Edward Curtis on the Kwakiutl

2017-10-19

For vintage portraitists, no one can ever go wrong with Edward Curtis, the American photographer, and ethnologist whose coverage of the American West and Native American peoples continue to be one of the most significant works and oeuvre of an artist in American history.

The Kwakwaka'wakw or the Kwakiutl were an indigenous people from the Pacific Northwest Coast, united by the common language of Kwak'wala. This group can be divided into 13 nations, each with its own clan structure and history. But they all share the belief from ancestral folklore -- they came to a given spot - by a way of land, sea, or underground -- in the form of ancestral animals that on their arrival, had shed their animal appearance and turned human.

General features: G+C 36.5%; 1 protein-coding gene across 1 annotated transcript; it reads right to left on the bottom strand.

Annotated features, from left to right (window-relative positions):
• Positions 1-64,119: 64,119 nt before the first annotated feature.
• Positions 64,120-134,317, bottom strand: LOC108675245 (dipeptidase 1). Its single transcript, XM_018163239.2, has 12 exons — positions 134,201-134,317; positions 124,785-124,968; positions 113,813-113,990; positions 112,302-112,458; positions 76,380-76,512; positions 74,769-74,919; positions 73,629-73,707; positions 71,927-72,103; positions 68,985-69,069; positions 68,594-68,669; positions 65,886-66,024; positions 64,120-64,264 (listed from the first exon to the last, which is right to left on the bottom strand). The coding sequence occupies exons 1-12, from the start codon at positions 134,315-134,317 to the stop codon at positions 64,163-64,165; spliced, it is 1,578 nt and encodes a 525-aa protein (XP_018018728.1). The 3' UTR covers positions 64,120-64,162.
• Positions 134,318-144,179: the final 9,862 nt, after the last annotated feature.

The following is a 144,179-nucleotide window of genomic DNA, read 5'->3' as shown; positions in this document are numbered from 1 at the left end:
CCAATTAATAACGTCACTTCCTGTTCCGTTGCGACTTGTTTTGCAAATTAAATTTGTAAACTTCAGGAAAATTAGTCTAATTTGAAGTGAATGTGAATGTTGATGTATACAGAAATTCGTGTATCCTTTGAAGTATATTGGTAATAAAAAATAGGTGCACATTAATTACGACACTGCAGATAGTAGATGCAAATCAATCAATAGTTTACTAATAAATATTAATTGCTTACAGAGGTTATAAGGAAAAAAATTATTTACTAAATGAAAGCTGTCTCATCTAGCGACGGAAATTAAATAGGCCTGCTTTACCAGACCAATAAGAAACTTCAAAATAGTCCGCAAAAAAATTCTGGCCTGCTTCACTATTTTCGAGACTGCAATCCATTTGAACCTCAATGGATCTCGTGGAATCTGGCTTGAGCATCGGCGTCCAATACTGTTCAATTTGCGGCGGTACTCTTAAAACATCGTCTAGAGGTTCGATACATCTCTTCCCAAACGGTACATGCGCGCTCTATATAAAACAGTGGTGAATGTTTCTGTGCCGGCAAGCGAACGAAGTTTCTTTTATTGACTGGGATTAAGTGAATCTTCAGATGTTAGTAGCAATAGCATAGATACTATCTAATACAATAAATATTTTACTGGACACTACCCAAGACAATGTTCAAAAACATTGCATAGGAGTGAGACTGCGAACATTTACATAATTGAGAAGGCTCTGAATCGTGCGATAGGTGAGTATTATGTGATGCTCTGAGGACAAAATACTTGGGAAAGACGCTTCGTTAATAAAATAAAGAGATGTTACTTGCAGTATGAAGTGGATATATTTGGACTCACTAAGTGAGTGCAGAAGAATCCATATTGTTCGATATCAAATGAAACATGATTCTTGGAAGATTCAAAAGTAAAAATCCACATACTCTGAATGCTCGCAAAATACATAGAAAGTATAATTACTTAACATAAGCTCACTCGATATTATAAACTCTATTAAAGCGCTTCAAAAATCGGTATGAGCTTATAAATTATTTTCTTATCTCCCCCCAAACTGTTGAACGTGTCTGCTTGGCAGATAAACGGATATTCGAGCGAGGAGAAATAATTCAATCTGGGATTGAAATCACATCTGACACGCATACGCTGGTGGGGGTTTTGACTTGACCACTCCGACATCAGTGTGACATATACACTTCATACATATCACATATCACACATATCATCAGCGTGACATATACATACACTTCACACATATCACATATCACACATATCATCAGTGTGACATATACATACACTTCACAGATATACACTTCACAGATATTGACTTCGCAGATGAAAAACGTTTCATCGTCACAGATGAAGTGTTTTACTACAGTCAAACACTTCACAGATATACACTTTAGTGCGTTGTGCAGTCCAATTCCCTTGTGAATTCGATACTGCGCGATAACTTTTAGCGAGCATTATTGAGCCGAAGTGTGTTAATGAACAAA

Anthropologist Franz Boas was fascinated by their belief and ideas on wealth, that status does not come from how much one owns, but how much one can give away. He wrote about their gift-giving ceremonies such as the 'potlach'.

The photographs here show them in ceremonial dresses and masks, a project made and funded by banking magnate J.P. Morgan.

The Kwakiutl were first contacted by Westerners in 1792 through Capt. George Vancouver's expedition, and was followed by European colonies. As with settlers, they came with a disease that dropped the Kwakiutl population of 75%, between 1830 and 1880.


Images are from the public domain.

written by lomographymagazine on 2017-10-19 #culture #documentary-photography #edward-curtis #kwakiutl

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